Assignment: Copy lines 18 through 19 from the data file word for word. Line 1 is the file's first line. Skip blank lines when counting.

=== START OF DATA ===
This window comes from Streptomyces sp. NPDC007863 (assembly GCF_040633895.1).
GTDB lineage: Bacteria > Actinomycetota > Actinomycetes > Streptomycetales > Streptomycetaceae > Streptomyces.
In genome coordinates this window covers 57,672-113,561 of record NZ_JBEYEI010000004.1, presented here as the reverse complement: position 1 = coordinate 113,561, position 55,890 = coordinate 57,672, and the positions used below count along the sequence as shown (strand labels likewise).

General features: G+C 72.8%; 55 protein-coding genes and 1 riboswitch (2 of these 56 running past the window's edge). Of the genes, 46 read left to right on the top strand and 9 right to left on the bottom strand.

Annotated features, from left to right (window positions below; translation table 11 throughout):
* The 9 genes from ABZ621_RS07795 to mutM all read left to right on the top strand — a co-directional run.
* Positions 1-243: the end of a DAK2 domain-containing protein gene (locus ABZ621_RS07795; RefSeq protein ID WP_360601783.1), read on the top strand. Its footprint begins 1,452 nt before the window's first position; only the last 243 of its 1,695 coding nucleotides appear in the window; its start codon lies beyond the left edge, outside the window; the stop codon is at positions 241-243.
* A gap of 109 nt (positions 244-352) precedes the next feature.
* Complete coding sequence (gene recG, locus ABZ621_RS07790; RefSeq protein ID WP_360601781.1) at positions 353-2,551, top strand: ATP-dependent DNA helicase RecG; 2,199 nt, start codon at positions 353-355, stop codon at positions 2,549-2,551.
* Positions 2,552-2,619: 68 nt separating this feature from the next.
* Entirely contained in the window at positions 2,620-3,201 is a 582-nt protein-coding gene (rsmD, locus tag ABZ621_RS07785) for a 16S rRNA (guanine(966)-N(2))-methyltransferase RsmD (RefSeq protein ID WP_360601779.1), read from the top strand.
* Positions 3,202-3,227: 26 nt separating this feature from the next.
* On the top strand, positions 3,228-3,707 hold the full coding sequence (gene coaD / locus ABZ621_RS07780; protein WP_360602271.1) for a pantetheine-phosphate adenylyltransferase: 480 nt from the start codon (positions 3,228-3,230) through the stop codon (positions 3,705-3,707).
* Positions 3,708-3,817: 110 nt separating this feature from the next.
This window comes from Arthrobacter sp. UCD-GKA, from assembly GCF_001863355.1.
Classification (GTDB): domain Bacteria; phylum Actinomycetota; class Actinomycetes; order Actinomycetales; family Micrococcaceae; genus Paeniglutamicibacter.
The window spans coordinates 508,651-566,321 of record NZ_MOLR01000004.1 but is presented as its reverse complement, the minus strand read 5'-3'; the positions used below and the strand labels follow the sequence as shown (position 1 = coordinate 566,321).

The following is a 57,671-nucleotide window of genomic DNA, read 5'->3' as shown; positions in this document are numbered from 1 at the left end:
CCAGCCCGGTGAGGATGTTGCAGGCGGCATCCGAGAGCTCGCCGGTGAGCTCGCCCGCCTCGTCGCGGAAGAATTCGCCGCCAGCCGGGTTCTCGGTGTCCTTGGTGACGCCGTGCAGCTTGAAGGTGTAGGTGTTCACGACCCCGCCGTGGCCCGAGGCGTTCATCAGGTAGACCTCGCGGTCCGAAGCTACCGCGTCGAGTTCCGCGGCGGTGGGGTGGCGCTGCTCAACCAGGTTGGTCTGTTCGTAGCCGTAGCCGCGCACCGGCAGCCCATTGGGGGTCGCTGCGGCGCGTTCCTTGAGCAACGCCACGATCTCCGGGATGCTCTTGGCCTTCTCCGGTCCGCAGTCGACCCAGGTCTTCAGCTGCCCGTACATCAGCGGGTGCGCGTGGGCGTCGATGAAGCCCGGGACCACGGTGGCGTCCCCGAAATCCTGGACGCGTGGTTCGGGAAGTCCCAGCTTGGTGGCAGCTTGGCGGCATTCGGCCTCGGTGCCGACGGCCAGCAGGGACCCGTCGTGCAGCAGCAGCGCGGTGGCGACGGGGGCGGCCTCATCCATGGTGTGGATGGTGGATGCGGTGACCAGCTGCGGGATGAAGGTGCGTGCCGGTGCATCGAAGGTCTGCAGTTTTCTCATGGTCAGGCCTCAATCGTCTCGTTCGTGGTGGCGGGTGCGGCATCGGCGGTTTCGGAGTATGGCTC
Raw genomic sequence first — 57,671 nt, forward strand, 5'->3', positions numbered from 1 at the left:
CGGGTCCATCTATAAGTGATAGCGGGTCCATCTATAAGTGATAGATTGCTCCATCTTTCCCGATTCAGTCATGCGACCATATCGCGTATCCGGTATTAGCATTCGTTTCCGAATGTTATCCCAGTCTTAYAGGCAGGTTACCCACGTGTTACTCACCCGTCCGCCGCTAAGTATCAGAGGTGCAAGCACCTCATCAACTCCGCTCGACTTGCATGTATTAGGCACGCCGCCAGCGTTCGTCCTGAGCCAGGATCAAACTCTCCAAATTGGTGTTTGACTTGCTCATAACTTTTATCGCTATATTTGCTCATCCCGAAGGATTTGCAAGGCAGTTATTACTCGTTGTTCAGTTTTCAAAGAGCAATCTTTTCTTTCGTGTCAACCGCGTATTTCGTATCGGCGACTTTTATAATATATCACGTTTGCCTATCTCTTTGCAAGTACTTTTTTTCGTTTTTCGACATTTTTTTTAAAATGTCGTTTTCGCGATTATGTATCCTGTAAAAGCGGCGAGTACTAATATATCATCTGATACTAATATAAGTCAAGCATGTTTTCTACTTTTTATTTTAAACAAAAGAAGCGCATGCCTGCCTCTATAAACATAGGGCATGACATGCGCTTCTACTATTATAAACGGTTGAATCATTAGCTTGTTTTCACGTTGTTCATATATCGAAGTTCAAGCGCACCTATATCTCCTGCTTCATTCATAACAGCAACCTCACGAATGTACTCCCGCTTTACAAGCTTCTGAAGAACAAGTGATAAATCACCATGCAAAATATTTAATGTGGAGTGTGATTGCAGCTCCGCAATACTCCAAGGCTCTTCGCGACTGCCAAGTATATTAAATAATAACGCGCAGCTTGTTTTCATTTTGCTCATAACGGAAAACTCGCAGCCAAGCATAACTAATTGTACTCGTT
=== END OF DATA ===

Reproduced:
The following is a 57,671-nucleotide window of genomic DNA, read 5'->3' as shown; positions in this document are numbered from 1 at the left end:
CCAGCCCGGTGAGGATGTTGCAGGCGGCATCCGAGAGCTCGCCGGTGAGCTCGCCCGCCTCGTCGCGGAAGAATTCGCCGCCAGCCGGGTTCTCGGTGTCCTTGGTGACGCCGTGCAGCTTGAAGGTGTAGGTGTTCACGACCCCGCCGTGGCCCGAGGCGTTCATCAGGTAGACCTCGCGGTCCGAAGCTACCGCGTCGAGTTCCGCGGCGGTGGGGTGGCGCTGCTCAACCAGGTTGGTCTGTTCGTAGCCGTAGCCGCGCACCGGCAGCCCATTGGGGGTCGCTGCGGCGCGTTCCTTGAGCAACGCCACGATCTCCGGGATGCTCTTGGCCTTCTCCGGTCCGCAGTCGACCCAGGTCTTCAGCTGCCCGTACATCAGCGGGTGCGCGTGGGCGTCGATGAAGCCCGGGACCACGGTGGCGTCCCCGAAATCCTGGACGCGTGGTTCGGGAAGTCCCAGCTTGGTGGCAGCTTGGCGGCATTCGGCCTCGGTGCCGACGGCCAGCAGGGACCCGTCGTGCAGCAGCAGCGCGGTGGCGACGGGGGCGGCCTCATCCATGGTGTGGATGGTGGATGCGGTGACCAGCTGCGGGATGAAGGTGCGTGCCGGTGCATCGAAGGTCTGCAGTTTTCTCATGGTCAGGCCTCAATCGTCTCGTTCGTGGTGGCGGGTGCGGCATCGGCGGTTTCGGAGTATGGCTC